Fulfilling the Promise of Concentrating Solar Power
Low-Cost Incentives Can Spur Innovation in the Solar Market
SOURCE: AP/Southern California Edison
- Endnotes and citations are available in the PDF and Scribd versions.
- Download the report:
- Download introduction & summary:
- Read it in your browser:
Concentrating solar power—also known as concentrated solar power, concentrated solar thermal, and CSP—is a cost-effective way to produce electricity while reducing our dependence on foreign oil, improving domestic energy-price stability, reducing carbon emissions, cleaning our air, promoting economic growth, and creating jobs. One physicist has even touted it as the “technology that will save humanity.”
Grandiose claims aside, concentrating solar power has recently garnered the attention of the U.S. Department of Energy. The agency has created the SunShot Initiative to lead research into the technology—work that aims to increase efficiency, lower costs, and deliver more reliable performance from concentrating solar power. Additionally, high-profile U.S.-based companies such as IBM have invested in CSP research. Increasingly, private and public stakeholders believe that the technology holds the greatest potential to harness the power of the sun to meet national sustainability goals.
As the White House prepares a climate-change-reform agenda that embodies the bold spirit of this year’s State of the Union address, in which President Barack Obama emphasized executive authority to regulate greenhouse gases, Congress has begun debating the nation’s new energy future. Concentrating solar power should be a key component of this dialogue.
Some are concerned that clean technologies are too immature and unreliable to produce the vast stores of affordable baseload energy needed to power the 21st century American economy. Others are worried that the nation cannot switch to carbon-free electricity without ruining the economy. CSP technology, however, presents a compelling response to each of these concerns.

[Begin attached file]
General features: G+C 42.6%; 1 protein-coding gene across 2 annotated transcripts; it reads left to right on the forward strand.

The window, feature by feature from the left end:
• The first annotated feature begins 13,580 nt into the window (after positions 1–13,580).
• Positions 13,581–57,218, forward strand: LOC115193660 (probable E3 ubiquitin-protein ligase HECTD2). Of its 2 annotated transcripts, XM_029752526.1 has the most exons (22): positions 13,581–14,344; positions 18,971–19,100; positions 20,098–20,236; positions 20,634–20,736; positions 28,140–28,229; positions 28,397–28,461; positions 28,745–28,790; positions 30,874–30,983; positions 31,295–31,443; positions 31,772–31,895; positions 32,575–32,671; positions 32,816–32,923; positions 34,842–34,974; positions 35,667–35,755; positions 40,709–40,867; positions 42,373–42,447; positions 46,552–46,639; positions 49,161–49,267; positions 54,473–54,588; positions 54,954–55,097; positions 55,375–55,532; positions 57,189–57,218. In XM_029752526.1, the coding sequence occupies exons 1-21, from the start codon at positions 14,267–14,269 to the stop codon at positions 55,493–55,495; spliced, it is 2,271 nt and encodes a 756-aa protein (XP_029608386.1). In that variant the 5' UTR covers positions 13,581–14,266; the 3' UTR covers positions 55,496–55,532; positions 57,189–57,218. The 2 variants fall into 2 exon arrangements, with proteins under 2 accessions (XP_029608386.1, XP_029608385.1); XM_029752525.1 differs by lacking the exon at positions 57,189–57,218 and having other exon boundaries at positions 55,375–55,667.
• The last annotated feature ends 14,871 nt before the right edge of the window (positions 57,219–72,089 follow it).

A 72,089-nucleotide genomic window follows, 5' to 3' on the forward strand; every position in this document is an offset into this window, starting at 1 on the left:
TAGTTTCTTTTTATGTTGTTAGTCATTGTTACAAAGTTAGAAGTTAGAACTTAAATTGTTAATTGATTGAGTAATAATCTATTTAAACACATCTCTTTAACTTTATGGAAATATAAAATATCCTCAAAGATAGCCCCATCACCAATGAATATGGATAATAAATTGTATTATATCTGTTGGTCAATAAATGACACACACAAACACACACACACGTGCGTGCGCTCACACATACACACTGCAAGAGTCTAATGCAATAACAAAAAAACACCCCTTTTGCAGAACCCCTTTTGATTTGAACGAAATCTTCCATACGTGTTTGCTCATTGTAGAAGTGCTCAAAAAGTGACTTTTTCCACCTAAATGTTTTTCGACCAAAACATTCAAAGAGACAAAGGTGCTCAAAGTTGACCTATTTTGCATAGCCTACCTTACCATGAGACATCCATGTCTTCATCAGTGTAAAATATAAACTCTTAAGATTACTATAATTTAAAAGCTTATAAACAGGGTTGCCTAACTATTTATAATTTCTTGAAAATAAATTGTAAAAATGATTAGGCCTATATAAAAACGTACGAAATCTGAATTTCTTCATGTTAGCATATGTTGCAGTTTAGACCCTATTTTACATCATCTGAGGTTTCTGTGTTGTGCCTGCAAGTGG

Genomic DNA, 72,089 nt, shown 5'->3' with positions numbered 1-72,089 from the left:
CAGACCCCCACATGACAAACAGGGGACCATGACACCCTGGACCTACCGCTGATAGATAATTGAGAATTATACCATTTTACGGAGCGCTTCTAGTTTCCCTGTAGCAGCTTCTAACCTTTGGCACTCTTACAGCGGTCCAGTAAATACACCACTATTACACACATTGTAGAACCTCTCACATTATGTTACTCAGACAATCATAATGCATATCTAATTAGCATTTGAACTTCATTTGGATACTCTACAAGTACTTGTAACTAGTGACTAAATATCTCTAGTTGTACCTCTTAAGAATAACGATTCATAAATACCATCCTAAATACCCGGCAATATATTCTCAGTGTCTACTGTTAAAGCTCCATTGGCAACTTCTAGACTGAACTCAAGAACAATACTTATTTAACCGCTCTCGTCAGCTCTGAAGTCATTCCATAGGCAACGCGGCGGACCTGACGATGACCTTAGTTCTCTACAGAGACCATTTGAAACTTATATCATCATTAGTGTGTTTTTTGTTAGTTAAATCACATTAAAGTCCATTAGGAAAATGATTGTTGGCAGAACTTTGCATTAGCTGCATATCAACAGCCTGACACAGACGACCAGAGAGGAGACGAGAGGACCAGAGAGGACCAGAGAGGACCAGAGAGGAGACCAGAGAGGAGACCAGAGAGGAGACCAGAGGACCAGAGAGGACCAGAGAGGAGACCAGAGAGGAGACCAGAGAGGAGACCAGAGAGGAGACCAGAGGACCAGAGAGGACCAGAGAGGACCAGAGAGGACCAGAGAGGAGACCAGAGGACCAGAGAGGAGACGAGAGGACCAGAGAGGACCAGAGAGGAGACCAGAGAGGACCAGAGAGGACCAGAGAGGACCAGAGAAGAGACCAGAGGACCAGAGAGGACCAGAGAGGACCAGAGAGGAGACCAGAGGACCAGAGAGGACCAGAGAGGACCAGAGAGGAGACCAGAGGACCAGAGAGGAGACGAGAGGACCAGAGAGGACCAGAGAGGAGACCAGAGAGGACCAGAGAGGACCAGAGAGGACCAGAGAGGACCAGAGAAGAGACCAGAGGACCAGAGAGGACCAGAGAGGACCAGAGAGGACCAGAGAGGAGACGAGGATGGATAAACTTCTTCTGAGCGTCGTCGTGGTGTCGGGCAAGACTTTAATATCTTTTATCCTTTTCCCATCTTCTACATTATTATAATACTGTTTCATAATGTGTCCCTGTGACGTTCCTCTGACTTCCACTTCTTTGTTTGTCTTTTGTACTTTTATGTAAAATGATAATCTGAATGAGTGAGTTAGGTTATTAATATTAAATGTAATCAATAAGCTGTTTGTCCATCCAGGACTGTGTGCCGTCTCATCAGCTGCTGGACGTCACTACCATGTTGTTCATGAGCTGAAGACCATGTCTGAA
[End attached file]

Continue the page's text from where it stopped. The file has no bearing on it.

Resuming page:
In this report we detail why the United States should invest in concentrating solar power and delineate the market and regulatory challenges to the innovation and deployment of CSP technology. We also offer the following low-cost policy solutions that can reduce risk, promote investment, and drive innovation in the CSP industry:
- Reducing risk and cost of capital for clean solar energy
- Establish an independent clean energy deployment bank.
- Implement CLEAN contracts for concentrating solar power.
- Reinstate the Department of Energy Loan Guarantee Program.
- Put a national price on carbon.
- Streamlining regulation and tax treatment of CSP
- Reform the tax code to put capital-intensive clean technologies on equal footing with fossil fuels.
- Guarantee transmissions grid connection for concentrating solar power and other solar projects.
- Stabilize and monetize existing tax incentives.
- Streamline the regulatory approval process by creating an interagency “onestop shop” for concentrating solar power and other clean energy power-generation facilities.
- Ensure long-term regulatory transparency.
Sean Pool is a Policy Analyst and Managing Editor of Science Progress. John Dos Passos Coggin is a freelance writer and environmental analyst.
To speak with our experts on this topic, please contact:
Print: Liz Bartolomeo (poverty, health care)
202.481.8151 or email@example.com
Print: Tom Caiazza (foreign policy, energy and environment, LGBT issues, gun-violence prevention)
202.481.7141 or firstname.lastname@example.org
Print: Allison Preiss (economy, education)
202.478.6331 or email@example.com
Print: Tanya Arditi (immigration, Progress 2050, race issues, demographics, criminal justice, Legal Progress)
202.741.6258 or firstname.lastname@example.org
Print: Chelsea Kiene (women's issues, TalkPoverty.org, faith)
202.478.5328 or email@example.com
Print: Beatriz Lopez (Center for American Progress Action Fund)
202.741.6255 or firstname.lastname@example.org
Spanish-language and ethnic media: Rafael Medina
202.478.5313 or email@example.com
TV: Rachel Rosen
202.483.2675 or firstname.lastname@example.org
Radio: Sally Tucker
202.481.8103 or email@example.com